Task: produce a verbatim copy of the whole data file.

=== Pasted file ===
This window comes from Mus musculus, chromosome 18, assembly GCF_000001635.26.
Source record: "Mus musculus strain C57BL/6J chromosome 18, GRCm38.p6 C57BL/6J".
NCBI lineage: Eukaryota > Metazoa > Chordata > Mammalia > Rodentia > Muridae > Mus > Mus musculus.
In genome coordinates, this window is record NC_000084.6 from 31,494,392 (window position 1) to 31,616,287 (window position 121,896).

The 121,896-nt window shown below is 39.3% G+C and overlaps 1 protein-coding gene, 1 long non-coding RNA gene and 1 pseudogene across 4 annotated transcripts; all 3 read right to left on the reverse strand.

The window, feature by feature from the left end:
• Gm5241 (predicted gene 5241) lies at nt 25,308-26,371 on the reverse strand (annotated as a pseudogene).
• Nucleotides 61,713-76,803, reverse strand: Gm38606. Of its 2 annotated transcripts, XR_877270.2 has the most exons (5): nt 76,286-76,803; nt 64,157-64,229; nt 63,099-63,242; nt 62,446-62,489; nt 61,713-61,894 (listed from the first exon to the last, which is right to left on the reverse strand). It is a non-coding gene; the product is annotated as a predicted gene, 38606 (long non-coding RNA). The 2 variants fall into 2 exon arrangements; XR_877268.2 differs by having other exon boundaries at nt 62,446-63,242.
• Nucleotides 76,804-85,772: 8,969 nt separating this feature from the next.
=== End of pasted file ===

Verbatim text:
This window comes from Mus musculus, chromosome 18, assembly GCF_000001635.26.
Source record: "Mus musculus strain C57BL/6J chromosome 18, GRCm38.p6 C57BL/6J".
NCBI lineage: Eukaryota > Metazoa > Chordata > Mammalia > Rodentia > Muridae > Mus > Mus musculus.
In genome coordinates, this window is record NC_000084.6 from 31,494,392 (window position 1) to 31,616,287 (window position 121,896).

The 121,896-nt window shown below is 39.3% G+C and overlaps 1 protein-coding gene, 1 long non-coding RNA gene and 1 pseudogene across 4 annotated transcripts; all 3 read right to left on the reverse strand.

The window, feature by feature from the left end:
• Gm5241 (predicted gene 5241) lies at nt 25,308-26,371 on the reverse strand (annotated as a pseudogene).
• Nucleotides 61,713-76,803, reverse strand: Gm38606. Of its 2 annotated transcripts, XR_877270.2 has the most exons (5): nt 76,286-76,803; nt 64,157-64,229; nt 63,099-63,242; nt 62,446-62,489; nt 61,713-61,894 (listed from the first exon to the last, which is right to left on the reverse strand). It is a non-coding gene; the product is annotated as a predicted gene, 38606 (long non-coding RNA). The 2 variants fall into 2 exon arrangements; XR_877268.2 differs by having other exon boundaries at nt 62,446-63,242.
• Nucleotides 76,804-85,772: 8,969 nt separating this feature from the next.